Saturday, May 10, 1919 THE REVOLUTIONARY AGE Imperialism the Final Stage of Capitalism (Continuation) ETWEEN 1908 and 1912 all those groups conibined into two or rather one single group. The combination took place as indicated below. E M E. 53 n 3. E. as: a.
I40 II :5 320 41 as 3 5: 1:. wa u E: as: an as Ibo 17. 1 o Eu gm m m. if. 1: as 5. as a L) 1 Eu! :5 36 r» E1: E as Eta to 5: 1:5 3. 3 u. 5 The well known Allgemeine Elektrische (iesellschaft controls now (by way of participation. between t75 and 200 societies and a capital amounting approximately to 17; billion marks. It has 34 direct foreign representatives, among them 12 stock companies in ten different countries.
In 1904 the amount of capital invested in foreign countries by the German electrical industry was estimated at 233 million marks (62 millions in Russia. The Allgemeine Gescllschaft is. in other words, a gigantic combine comprising as many as 16 manufacturing concerns alone, producing everything from cables and insulating material to automobiles and flying machines.
Concentration in Europe was only part and parcel of the process of concentration in America. This is what mean: General Electric Company r.
America lIompsmn. Houston The Edison company orgCompany organized in united in Europe the Europe the firm: French Edison Co. which gives the use of its patents to the German firm: Allgemeine Elektrische Gesellschaft. g Allgemeine Elektrische Gesellschaft Germany Union Electrical Co.
Thus. two electrical powers combined. There does not exist any electrical company on earth independent from them. writes Heining in his article The Wavs of the Electricity Trns.
The following figures will give us an idea, although rather superficial. of the magnitude of the returns and operations of thc two electricity trusts: Goods product Net profits ill millions of Wu rking in millions America: marks men of marks General Electric Co. 1907 252 28. 000 35. 1910 298 32, 000 43. Ui ll lany: Algcmeinc Elektrisohe Gescllschaft 1907 :16 30, 700 14. roll 36: 60. 800 21. In 1907 the, American and the German trusts came to an understanding for a division of the world between themselves. Xo more competition: The General Electric Compauv received the nitcd States and Canada. The Allgemeine Elektrische Gesellschaft received Germany. Austria, Russia, Holland. Denmark.
Switzerland. Turkey. the Balkans. Special arrangements. of a confidential nature. were concluded as re»
gards the daughter concerns opening new fields of industry and new territories not as yet divided up.
Inventions and experiments are to be pooled. 65)
One can understand how difficult it would be to compete against what practically amounts to a world trust. disposing of several billion marks and having its own branches. agents and representatives in every corner of the globe. But a division of the world between two powerful trusts does not exclude a redistribution in case uneven development. wars, failures, should change the distribution of power.
By Lenin Translated from the Russian by Andre Tridon. The petroleum industry gives us such an example of redistribution accompanied by strife. The petroleum market of the world, Jeidles wrote in 1905, is still divided between two large financial groups: the American Oil Trust (the Standard Oil Companylkcontrolled by the Rockefeller interests and the Rothschild Nobel combine, exploiting the Baku oil fields. These two groups are closely united. but their.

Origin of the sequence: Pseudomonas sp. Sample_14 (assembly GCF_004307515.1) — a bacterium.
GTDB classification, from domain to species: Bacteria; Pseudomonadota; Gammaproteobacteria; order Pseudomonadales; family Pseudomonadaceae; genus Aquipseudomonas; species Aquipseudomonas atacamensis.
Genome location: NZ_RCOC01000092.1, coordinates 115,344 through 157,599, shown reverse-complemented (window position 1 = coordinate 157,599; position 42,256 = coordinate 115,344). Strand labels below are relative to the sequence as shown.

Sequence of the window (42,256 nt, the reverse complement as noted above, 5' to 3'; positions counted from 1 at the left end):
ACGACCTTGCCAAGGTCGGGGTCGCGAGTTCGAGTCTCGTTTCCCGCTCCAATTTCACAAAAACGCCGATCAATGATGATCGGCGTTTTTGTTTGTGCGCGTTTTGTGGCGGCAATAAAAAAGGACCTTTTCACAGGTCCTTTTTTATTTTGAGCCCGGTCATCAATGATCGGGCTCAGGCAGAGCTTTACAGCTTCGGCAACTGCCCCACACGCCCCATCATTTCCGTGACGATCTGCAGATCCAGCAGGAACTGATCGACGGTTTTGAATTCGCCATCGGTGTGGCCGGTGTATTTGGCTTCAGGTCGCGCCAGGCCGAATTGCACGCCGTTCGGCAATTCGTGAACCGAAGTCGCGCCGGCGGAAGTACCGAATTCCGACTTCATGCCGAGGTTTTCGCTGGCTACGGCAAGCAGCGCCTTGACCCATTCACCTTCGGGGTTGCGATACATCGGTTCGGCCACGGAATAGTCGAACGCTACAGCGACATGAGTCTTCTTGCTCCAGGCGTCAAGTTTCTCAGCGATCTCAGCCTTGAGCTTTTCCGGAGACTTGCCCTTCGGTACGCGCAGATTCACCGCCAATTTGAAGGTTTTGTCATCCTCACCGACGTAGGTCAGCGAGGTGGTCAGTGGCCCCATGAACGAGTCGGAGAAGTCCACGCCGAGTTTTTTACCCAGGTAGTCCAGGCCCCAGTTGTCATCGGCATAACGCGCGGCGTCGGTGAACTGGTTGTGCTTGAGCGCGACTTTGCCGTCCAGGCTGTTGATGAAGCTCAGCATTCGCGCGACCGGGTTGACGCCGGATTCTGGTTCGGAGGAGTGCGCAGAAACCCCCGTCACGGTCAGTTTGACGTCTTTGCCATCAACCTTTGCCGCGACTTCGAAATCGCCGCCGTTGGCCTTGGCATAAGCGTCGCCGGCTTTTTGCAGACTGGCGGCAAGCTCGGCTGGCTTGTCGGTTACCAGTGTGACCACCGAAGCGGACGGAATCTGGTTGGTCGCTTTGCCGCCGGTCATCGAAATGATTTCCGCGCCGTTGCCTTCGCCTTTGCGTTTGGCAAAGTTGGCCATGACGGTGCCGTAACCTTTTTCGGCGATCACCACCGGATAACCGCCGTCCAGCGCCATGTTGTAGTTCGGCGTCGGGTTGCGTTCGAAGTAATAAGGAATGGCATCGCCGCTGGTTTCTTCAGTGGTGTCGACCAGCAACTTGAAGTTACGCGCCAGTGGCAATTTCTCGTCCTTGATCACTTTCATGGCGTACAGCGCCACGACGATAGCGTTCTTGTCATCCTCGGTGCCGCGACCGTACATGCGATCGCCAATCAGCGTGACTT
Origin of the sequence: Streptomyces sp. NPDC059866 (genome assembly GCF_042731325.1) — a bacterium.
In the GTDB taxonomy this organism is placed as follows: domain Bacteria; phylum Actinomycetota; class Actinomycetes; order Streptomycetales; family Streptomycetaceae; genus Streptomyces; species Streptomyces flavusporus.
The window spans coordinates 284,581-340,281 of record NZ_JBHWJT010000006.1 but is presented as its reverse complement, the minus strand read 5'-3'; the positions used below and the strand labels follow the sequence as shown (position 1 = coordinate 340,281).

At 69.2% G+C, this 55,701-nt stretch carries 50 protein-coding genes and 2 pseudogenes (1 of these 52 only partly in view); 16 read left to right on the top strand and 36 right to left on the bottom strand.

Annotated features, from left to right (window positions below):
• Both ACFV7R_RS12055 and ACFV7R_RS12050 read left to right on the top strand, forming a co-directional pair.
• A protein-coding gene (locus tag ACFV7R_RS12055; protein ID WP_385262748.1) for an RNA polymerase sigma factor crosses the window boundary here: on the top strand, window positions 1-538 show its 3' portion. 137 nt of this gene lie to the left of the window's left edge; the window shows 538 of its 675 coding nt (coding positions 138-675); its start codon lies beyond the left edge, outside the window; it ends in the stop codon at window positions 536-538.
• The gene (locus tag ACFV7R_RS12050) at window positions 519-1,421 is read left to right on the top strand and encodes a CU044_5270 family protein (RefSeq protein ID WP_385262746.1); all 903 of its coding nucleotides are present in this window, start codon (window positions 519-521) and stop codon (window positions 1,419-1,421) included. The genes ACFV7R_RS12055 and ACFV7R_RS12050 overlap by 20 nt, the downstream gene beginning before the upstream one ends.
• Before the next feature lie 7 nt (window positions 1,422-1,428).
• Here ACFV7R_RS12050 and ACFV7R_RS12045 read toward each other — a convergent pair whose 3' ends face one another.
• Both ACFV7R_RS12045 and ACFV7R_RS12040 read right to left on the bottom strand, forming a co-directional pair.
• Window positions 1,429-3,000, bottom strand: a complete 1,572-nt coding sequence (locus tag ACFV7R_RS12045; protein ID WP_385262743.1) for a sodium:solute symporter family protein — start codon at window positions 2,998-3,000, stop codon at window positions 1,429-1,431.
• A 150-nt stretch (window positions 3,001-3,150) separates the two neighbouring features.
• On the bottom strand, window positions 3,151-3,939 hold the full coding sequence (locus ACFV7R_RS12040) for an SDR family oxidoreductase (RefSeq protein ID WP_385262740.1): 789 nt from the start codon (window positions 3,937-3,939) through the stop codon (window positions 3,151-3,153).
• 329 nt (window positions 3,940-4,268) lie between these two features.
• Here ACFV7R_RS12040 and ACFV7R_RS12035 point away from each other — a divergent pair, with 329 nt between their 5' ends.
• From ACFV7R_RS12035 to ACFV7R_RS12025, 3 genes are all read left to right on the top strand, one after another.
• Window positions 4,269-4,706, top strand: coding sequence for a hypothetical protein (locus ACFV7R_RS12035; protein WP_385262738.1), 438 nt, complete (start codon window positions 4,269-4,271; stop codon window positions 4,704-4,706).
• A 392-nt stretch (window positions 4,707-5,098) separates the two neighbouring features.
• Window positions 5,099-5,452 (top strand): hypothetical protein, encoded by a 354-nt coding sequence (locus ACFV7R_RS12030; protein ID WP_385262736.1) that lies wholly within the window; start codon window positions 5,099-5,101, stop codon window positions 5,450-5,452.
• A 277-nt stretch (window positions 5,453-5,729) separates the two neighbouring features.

monopoly. is being threatened from five sources. 66) the exhaustionbf the American oil wells: 2, the competition of the antashef firm in Baku: 3, the new oil discoveries in Austria: 4, in Rumania: oil finds in the Dutch colonies. controlled hv the wealthy firm of Samuel and Tell. allied also to English banks. The last three are backed by large German hanks under the leadership of the Deutsche Bank. Those banks have systematicallv developed the petroleum industry, in Romania, for instance, in order to secure important points of strategic importance to them. In 1907 the capital invested, in Rumanian oil fields amounted to 185 million francs out of which 74 millions had been invested bv German banks. 67)
Then began a struggle which economic literature signates as the war for the partition of the world)
On one side there was Rockfeller oil trust, which.
bent on controlling the situation. founded a daughterconcern in Holland and bought no oil wells in Dutch India. thus trying to deal a drath blow to its chief competitor, the Dutch English oil trust. On the other.
hand. the Deutsche Bank and other :German banks were trying to control Rumania and toiline up with Russia against the Rockefeller interests. The latter disposed of enormous amounts of capital and of an excellent system of transportation and delivery The fight was bound to end, and did end in 1907, with the absolute defeat of the Deutsche Bank,. which could only do one of two things, either liquidate its oil holdings at a loss of several millions. or make its submission. It chose the later and concluded a most unfavorable agreemcnt with the oil trust. According to the terms of that document. the Deutsche Bank engaged itself not to undertake anything unfavorable to the American) interests, the agreement to be void should Germany pass a law giving the government the monopoly of the oil trade.
Then began the oil farce. One of the financial kings of Germany, Von Gwinner, director of the Deutsche Batik, started through his private secretary Manifesto of the Communist lntemational (Continued from page eight)
of the Second International held before the war. They appear as before with proposals of compromise and onciliatton and thereby paralyze the energy of the proletariat, lengthening the period of crisis and consequently increasing the misery of Europe. War against the Socialist Centre is a necessary condition of successful war against Imperialism.